The present lot is the first edition of this seminal tract, printed in Mantua in 1562 by the same publisher who only a few years earlier had printed the first edition of the Zohar (1558-1560). It begins (ff. 2r-18v) with a long introduction attributed to Rabbi Abraham ben David of Posquières (Rabad; ca. 1125-1198) but actually composed by Rabbi Joseph ben Shalom Ashkenazi of Spain (early fourteenth century), as well as a shorter introduction (ff. [19r-20r]) by Rabbi Moses ben Isaac Botarel (end of fourteenth-beginning of fifteenth centuries). The body of the work follows (starting on f. 20v) and is surrounded on three sides by the commentaries of Ashkenazi (attributed to Rabad), Botarel, and Rabbi Azriel ben Menahem of Gerona (early thirteenth century), the last attributed to Nahmanides (1194-1270). The volume concludes with a commentary later attributed to Rabbi Saadiah ben Joseph Gaon (882-942), as well as an abbreviated version of the commentary of Rabbi Eleazar ben Judah of Worms (ca. 1165-ca. 1230) (ff. 91r-101v), followed by an alternate version of the text of the book itself (ff. 102r-105r) and the printer’s colophon (f. 105r-v).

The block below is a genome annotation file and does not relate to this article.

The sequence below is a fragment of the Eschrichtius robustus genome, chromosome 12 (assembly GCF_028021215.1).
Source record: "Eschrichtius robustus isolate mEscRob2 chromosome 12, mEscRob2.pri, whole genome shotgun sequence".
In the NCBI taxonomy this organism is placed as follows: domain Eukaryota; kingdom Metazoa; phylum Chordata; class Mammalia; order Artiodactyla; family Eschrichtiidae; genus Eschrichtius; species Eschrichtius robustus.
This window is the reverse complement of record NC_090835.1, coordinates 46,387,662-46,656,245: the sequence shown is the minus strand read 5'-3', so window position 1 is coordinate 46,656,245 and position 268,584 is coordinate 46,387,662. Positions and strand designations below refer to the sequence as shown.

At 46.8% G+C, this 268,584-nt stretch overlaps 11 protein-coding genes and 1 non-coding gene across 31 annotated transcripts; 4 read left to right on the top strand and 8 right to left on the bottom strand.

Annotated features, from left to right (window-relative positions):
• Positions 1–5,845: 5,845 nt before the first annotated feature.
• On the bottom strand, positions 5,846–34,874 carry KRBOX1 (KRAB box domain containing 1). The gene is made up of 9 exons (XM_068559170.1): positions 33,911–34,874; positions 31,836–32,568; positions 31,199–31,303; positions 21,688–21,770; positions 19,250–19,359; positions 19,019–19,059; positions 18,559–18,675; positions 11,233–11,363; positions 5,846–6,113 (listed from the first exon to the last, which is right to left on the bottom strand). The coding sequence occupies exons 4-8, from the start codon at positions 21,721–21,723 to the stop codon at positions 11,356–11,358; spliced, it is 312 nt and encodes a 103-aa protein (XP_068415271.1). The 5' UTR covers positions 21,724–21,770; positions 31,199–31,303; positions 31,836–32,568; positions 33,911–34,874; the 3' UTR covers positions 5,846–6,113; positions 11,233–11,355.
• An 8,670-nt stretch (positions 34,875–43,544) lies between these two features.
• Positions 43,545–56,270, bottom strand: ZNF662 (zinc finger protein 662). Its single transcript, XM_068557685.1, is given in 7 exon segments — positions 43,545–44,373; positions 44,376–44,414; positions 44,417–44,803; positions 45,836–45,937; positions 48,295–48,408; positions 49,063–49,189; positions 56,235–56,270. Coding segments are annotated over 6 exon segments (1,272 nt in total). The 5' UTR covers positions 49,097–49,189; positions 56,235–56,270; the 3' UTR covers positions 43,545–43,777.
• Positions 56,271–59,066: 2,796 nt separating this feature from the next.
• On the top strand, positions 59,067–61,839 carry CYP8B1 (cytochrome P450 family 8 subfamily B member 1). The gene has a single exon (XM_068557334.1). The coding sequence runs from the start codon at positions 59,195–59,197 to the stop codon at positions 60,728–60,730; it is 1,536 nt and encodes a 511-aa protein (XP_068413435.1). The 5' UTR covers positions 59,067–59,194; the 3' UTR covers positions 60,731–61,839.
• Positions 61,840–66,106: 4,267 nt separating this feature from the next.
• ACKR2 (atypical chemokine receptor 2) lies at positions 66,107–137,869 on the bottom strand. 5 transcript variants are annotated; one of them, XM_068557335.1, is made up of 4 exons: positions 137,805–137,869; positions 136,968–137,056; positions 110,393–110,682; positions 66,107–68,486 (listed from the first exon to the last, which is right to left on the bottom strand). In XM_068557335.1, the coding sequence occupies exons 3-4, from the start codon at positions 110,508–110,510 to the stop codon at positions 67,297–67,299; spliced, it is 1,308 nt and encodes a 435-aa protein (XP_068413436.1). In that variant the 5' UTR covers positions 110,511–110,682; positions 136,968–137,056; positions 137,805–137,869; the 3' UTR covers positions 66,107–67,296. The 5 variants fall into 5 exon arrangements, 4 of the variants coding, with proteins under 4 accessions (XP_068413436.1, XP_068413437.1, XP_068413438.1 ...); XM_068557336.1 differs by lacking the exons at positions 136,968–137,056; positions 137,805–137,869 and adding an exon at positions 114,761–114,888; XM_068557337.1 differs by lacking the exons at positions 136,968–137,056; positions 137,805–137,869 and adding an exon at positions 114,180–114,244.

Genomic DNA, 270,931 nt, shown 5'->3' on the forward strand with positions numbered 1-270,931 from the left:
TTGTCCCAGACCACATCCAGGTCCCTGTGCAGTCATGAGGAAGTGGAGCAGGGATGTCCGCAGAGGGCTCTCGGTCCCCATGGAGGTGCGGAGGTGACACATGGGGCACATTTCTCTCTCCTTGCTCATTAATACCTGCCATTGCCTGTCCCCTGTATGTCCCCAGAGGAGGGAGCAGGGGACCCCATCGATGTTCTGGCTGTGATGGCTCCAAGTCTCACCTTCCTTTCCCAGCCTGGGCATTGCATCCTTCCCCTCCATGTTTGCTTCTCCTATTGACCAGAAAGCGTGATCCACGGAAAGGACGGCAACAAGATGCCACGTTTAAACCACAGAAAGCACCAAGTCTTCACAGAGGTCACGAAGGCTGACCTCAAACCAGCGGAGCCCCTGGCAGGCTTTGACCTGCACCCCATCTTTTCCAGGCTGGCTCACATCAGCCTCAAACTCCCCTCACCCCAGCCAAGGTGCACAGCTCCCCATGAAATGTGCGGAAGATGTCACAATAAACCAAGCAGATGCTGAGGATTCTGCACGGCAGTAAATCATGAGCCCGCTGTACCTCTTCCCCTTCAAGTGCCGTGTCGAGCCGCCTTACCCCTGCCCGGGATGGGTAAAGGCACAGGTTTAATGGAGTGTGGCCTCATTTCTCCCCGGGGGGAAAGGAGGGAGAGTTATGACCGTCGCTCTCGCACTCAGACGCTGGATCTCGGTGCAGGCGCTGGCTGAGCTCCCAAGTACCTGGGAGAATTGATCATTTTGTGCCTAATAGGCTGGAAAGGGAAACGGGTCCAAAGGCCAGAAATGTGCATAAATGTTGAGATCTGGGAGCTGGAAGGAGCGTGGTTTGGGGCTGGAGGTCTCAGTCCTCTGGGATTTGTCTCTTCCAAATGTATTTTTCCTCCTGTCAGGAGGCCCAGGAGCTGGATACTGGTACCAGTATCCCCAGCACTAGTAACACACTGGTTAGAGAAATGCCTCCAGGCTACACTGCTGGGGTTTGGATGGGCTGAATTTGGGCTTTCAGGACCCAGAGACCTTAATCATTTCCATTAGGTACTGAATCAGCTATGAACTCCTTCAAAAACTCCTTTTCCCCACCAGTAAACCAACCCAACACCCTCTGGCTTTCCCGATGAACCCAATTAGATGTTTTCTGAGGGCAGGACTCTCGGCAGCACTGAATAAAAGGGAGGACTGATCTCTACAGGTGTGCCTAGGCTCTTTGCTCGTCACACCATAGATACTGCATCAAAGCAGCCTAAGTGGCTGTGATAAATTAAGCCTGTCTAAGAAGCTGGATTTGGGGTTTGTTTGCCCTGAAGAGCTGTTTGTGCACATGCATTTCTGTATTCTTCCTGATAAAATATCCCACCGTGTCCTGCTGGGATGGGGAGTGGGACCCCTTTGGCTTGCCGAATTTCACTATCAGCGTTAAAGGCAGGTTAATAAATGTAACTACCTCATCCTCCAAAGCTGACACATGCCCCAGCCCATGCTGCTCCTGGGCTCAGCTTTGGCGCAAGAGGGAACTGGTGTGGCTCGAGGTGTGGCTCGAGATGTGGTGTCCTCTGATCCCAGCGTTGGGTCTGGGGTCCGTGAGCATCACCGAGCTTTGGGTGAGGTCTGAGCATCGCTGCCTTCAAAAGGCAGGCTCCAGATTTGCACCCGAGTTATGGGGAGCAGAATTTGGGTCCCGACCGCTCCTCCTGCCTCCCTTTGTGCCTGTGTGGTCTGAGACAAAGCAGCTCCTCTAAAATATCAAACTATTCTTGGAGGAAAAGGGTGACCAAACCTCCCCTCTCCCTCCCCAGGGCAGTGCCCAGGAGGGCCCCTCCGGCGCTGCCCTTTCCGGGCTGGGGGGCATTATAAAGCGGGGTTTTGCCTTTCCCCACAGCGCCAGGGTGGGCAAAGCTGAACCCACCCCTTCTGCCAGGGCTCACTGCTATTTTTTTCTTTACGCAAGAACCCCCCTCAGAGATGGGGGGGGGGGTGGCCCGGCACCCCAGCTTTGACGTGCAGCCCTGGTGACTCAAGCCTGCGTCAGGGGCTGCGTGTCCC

In general, this edition is accompanied by an illustrated final leaf containing important diagrams. In the present copy, however, these have been cut out and mounted as volvelles onto their appropriate pages (see ff. 10v, 33r, 77r; though see f. 8r-v). Another intriguing feature of this exemplar is evidence of two kinds of censorship: external and internal. Latin writing on the title dated 1628 testifies to the former, while Hebrew marginalia and strikethroughs of certain key words in passages on ff. 78r-79r point to the latter. In the second case, it appears that one of the book’s owners expurgated the text in order to prevent the uninitiated from engaging in she’elat halom (the practice of seeking knowledge from the Divine while dreaming).
Hezekiah Jacob Suri (f. 2r)
Vinograd, Mantua 86
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